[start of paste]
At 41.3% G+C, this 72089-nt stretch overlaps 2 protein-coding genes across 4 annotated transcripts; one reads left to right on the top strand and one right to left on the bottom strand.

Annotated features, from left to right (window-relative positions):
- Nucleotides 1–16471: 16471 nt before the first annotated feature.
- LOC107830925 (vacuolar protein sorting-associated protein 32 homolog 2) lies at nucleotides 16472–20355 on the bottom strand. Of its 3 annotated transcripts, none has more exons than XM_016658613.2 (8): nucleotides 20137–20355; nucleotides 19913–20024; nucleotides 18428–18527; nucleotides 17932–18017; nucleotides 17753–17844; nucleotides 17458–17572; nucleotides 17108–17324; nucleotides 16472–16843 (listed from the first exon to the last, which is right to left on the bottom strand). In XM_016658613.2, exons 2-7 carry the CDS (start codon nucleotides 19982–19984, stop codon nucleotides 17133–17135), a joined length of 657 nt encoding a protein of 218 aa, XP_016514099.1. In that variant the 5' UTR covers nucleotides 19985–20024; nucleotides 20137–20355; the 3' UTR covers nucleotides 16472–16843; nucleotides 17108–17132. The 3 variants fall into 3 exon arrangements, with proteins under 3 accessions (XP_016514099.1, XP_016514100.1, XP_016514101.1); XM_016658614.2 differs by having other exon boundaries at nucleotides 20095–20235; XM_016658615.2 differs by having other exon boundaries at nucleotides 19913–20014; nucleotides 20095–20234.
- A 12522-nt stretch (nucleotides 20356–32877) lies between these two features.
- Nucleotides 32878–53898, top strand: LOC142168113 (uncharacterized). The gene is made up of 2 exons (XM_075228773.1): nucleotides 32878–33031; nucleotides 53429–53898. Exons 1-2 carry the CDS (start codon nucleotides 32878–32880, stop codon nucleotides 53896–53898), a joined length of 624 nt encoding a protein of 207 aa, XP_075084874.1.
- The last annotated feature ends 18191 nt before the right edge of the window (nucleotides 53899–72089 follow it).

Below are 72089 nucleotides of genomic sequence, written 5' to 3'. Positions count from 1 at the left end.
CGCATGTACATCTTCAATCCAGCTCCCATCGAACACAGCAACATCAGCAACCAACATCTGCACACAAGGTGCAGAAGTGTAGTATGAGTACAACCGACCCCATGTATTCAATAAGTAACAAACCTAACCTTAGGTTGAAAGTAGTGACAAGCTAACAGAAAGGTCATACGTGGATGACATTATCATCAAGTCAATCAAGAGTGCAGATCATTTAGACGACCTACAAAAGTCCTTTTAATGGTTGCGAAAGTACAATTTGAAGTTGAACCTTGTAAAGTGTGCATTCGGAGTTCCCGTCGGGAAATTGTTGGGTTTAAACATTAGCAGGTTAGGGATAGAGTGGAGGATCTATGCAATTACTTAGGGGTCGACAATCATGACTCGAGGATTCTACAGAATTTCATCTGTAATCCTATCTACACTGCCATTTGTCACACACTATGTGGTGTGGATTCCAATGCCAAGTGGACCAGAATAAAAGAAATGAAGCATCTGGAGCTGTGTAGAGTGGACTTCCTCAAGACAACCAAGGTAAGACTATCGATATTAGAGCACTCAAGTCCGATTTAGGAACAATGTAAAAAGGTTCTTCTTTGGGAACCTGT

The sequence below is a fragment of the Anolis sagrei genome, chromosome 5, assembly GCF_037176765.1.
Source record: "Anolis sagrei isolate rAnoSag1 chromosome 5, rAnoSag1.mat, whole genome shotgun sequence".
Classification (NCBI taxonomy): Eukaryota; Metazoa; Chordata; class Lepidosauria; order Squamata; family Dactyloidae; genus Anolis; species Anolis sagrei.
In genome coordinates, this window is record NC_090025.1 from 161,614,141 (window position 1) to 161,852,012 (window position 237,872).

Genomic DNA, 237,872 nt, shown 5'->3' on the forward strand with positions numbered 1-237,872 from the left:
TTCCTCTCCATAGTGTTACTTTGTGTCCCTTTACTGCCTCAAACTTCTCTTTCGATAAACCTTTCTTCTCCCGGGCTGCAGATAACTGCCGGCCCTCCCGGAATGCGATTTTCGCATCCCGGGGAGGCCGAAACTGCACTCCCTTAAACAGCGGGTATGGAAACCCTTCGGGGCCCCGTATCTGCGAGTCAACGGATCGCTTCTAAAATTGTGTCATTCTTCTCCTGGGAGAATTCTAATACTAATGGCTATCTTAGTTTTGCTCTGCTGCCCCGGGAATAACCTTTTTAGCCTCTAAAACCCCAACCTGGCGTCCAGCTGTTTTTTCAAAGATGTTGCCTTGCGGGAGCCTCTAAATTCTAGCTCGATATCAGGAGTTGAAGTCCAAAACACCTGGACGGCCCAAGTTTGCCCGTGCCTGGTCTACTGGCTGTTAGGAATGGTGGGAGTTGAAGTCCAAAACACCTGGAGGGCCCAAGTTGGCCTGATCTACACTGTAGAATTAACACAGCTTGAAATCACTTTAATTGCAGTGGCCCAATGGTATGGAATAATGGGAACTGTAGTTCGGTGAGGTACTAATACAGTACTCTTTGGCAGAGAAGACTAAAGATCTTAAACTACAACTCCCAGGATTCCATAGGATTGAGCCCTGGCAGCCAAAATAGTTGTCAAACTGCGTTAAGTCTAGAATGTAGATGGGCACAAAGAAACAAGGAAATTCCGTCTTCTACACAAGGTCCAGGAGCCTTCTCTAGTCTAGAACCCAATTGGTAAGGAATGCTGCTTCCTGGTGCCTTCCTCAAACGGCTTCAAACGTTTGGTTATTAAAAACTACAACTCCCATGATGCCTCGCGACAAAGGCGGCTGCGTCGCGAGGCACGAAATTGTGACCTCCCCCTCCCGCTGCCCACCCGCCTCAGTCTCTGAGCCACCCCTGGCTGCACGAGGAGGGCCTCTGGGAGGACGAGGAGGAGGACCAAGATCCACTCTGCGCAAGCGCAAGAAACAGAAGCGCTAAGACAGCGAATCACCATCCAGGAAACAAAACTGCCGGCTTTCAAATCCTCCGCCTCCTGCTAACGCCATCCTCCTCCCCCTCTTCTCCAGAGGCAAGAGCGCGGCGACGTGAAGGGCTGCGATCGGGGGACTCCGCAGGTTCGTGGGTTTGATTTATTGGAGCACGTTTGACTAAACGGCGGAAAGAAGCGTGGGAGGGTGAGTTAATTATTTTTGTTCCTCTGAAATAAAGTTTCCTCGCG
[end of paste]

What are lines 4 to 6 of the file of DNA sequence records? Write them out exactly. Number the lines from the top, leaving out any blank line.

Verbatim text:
- LOC107830925 (vacuolar protein sorting-associated protein 32 homolog 2) lies at nucleotides 16472–20355 on the bottom strand. Of its 3 annotated transcripts, none has more exons than XM_016658613.2 (8): nucleotides 20137–20355; nucleotides 19913–20024; nucleotides 18428–18527; nucleotides 17932–18017; nucleotides 17753–17844; nucleotides 17458–17572; nucleotides 17108–17324; nucleotides 16472–16843 (listed from the first exon to the last, which is right to left on the bottom strand). In XM_016658613.2, exons 2-7 carry the CDS (start codon nucleotides 19982–19984, stop codon nucleotides 17133–17135), a joined length of 657 nt encoding a protein of 218 aa, XP_016514099.1. In that variant the 5' UTR covers nucleotides 19985–20024; nucleotides 20137–20355; the 3' UTR covers nucleotides 16472–16843; nucleotides 17108–17132. The 3 variants fall into 3 exon arrangements, with proteins under 3 accessions (XP_016514099.1, XP_016514100.1, XP_016514101.1); XM_016658614.2 differs by having other exon boundaries at nucleotides 20095–20235; XM_016658615.2 differs by having other exon boundaries at nucleotides 19913–20014; nucleotides 20095–20234.
- A 12522-nt stretch (nucleotides 20356–32877) lies between these two features.
- Nucleotides 32878–53898, top strand: LOC142168113 (uncharacterized). The gene is made up of 2 exons (XM_075228773.1): nucleotides 32878–33031; nucleotides 53429–53898. Exons 1-2 carry the CDS (start codon nucleotides 32878–32880, stop codon nucleotides 53896–53898), a joined length of 624 nt encoding a protein of 207 aa, XP_075084874.1.